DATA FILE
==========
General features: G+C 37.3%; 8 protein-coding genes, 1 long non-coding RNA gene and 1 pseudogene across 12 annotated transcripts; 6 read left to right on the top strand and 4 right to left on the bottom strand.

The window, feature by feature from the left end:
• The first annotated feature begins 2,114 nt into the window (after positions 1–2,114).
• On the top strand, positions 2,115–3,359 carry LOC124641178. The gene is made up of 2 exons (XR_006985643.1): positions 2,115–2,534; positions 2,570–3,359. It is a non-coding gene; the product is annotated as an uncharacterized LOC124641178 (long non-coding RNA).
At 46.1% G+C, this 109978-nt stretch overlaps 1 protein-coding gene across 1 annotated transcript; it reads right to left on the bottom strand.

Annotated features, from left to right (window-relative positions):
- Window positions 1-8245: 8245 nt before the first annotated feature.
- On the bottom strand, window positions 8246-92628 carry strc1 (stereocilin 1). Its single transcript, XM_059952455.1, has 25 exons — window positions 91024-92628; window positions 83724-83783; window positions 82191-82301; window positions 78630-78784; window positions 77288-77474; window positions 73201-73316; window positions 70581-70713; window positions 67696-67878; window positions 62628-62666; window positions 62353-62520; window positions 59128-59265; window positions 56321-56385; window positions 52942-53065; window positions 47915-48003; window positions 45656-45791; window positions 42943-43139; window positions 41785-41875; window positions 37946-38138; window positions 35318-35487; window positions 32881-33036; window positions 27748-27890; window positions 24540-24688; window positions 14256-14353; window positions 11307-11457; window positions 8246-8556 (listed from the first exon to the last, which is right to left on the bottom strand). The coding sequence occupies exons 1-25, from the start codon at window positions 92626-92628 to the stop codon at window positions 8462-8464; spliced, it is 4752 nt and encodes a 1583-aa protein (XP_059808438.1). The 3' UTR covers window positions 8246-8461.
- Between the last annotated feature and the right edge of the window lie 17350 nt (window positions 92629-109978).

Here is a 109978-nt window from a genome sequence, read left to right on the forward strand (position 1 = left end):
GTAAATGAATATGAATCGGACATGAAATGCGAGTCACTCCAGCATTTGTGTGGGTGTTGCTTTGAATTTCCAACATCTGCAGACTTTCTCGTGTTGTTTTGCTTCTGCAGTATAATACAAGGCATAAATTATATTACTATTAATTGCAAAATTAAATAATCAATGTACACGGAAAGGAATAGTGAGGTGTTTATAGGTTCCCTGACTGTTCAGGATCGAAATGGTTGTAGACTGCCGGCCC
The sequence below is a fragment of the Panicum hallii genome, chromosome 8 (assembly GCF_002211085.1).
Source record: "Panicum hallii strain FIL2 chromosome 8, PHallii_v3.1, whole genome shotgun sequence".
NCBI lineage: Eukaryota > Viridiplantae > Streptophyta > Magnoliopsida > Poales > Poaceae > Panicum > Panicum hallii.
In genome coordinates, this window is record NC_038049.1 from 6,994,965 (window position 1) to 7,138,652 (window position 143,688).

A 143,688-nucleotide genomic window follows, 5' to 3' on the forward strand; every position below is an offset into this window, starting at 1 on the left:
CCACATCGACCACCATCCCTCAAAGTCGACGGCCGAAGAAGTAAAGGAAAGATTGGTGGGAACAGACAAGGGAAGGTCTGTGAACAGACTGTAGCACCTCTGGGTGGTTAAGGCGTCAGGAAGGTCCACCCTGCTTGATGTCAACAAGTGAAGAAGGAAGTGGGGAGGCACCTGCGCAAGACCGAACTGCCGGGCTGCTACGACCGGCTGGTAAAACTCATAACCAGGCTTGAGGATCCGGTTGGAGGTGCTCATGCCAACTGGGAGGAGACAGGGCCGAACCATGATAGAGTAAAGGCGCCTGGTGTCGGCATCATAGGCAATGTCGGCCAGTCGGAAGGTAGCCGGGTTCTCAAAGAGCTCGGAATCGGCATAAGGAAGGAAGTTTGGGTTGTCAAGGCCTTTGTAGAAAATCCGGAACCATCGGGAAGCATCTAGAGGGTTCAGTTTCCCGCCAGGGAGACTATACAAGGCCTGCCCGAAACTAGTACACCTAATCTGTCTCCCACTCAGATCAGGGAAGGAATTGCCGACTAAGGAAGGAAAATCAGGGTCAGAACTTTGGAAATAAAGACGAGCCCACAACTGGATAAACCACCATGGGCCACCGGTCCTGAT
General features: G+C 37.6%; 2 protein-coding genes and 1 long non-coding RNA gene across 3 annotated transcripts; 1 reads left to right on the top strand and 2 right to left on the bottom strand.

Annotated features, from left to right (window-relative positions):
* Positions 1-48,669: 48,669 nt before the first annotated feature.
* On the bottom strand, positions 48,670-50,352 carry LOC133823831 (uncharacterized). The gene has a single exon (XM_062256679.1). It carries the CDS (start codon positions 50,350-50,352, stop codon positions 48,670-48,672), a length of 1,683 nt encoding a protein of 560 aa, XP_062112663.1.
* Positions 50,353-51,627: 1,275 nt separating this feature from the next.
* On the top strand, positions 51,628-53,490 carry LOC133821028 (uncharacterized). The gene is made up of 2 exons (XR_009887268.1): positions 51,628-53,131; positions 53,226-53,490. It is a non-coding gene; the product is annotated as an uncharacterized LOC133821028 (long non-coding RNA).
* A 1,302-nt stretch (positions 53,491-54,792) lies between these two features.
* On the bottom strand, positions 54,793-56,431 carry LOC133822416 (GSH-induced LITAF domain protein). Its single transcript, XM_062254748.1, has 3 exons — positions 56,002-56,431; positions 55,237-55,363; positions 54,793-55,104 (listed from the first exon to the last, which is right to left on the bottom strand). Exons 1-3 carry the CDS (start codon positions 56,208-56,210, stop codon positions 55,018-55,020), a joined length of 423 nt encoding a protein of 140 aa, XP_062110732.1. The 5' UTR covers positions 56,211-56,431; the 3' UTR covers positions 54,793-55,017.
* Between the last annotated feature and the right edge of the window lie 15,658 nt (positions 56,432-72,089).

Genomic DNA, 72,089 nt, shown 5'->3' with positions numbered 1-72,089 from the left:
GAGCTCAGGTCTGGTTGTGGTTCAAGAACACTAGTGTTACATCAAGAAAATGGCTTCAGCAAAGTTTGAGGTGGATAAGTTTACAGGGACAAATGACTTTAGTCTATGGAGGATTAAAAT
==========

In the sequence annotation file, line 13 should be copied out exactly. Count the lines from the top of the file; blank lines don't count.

Source record: "Panicum hallii strain FIL2 chromosome 8, PHallii_v3.1, whole genome shotgun sequence".